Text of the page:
Illegal mining for metals in the Danu Self-Administered Zone in southern Shan State has angered locals, who are demanding that the activities halt and that they be compensated for their damaged farmland.
The mining has been taking place on a hilltop near Tha Phan Pin village in the Lin Way village tract of Ywar Ngan Township, which lies in the same district as the state capital, Taunggyi. The site is around two hours from Ywar Ngan town.
Locals allege that the companies involved—the Burmese and Chinese-operated GPS Joint Venture Co., Ltd., and the Herbon Star company—are not actually allowed to extract minerals in Ywar Ngan Township.
“The GPS company admitted that they have extracted metal without official permission. The extraction license of the Herbon Star company already expired, but the company continues to extract metal in the area,” Tha Phan Pin local Kyaw Tin told SHAN.
Ywar Ngan parliamentarian Aung Soe Min confirmed the allegations put forward by locals—that the GPS Joint Venture Company did not have a permit to mine, and that Herbon Star’s license expired in May.
“We have yet to know who owns these companies,” he told SHAN.
GPS Joint Venture arrived in Tha Phan Pin after constructing a road to the area in July, and then began digging for metal.
Thirty locals and two monks conducted observations of the mining activities and shared photos of damaged farmland on Facebook to try to bring about action to stop the mineral extraction.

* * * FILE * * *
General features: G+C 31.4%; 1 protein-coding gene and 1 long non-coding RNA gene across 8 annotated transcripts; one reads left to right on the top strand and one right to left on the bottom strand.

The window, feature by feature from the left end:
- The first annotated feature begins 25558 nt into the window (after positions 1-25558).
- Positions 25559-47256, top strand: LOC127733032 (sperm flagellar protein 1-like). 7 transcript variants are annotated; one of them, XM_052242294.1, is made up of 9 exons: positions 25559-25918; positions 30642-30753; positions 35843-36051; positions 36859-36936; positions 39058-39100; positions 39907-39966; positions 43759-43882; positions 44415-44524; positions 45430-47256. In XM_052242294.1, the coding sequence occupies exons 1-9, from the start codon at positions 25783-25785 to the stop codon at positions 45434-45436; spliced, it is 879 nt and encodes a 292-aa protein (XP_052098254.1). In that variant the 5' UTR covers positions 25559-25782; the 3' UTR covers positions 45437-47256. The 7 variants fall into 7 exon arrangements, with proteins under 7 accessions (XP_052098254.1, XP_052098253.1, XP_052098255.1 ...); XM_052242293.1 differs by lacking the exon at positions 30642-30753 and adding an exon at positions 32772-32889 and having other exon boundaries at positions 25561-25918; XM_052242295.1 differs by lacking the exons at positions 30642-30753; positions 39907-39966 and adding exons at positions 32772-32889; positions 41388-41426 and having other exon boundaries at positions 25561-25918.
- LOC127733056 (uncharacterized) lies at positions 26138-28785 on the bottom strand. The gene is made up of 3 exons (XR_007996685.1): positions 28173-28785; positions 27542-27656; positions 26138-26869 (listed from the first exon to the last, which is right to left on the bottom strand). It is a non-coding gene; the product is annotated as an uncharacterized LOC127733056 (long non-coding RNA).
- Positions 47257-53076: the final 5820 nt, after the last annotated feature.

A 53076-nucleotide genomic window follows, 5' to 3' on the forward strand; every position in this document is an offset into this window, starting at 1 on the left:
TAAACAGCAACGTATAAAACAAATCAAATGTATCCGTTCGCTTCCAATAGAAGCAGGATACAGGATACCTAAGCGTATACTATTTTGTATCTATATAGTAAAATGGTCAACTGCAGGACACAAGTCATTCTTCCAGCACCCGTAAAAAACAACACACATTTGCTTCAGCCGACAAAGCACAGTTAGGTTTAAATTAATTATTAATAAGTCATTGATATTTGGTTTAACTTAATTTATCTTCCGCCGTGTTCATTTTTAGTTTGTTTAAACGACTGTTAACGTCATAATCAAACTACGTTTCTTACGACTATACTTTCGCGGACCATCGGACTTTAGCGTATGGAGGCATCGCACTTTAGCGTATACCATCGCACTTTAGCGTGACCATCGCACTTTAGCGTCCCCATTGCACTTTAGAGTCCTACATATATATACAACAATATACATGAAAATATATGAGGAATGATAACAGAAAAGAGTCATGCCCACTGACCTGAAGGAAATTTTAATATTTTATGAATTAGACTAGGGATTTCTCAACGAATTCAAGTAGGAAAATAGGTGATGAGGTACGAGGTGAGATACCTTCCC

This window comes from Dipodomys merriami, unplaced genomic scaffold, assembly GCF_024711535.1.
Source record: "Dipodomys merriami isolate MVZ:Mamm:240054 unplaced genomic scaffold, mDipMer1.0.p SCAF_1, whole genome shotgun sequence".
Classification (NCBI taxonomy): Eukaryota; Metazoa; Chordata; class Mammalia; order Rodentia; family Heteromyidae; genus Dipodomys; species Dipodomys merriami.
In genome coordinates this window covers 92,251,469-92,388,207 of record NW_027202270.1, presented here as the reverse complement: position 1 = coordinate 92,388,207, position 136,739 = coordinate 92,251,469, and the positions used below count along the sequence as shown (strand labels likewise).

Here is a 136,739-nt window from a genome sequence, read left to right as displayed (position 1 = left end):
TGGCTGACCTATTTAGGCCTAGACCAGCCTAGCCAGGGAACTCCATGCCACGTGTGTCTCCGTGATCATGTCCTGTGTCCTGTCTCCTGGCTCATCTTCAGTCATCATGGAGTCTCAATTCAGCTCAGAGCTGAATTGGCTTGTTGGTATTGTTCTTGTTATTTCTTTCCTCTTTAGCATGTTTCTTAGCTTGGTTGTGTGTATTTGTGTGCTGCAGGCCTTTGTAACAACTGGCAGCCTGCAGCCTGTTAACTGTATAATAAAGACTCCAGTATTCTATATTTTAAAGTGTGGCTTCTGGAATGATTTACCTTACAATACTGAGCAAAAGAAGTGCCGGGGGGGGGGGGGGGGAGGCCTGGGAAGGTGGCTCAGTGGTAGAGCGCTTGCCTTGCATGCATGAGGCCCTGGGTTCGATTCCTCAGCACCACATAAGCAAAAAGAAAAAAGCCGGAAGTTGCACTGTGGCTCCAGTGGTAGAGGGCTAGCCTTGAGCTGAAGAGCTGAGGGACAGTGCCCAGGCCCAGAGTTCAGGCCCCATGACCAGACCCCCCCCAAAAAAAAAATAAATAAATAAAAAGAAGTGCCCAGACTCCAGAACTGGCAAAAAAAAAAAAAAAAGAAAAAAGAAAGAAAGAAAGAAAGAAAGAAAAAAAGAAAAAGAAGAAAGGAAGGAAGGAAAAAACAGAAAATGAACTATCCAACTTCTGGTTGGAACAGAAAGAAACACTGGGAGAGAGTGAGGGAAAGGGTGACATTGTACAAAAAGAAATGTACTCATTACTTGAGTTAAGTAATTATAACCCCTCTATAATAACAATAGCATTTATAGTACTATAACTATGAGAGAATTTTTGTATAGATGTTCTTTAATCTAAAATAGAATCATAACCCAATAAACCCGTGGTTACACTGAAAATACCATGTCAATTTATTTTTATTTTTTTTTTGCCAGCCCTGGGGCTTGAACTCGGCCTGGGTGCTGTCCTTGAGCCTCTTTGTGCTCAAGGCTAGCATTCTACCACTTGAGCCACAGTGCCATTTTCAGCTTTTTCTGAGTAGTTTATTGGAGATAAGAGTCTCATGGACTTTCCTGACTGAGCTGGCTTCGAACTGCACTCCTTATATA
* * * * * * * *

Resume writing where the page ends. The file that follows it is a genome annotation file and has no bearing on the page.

A Ywar Ngan Township officer from the General Administration Department reportedly promised locals he would follow up on the allegations and visit the mining area, as well as take action against any illegal activities.
“Actually, he has never taken action against it,” Kyaw Tin added.
Locals in Tha Phan Pin say that the digging for metal is ongoing today, despite lawmakers’ calls for them to stop.
“When I went to observe the mining area on October 6, I saw 100-foot long ditches. They had already closed some of the ditches. Local people said that there are three to four trenches,” parliamentarian Aung Soe Min told SHAN.
The more than 20 workers on the site appeared to be Chinese nationals rather than local hires, both Aung Soe Min and Kyaw Tin said.
There may be up to five companies mining for metals throughout Ywar Ngan Township without permission, locals fear.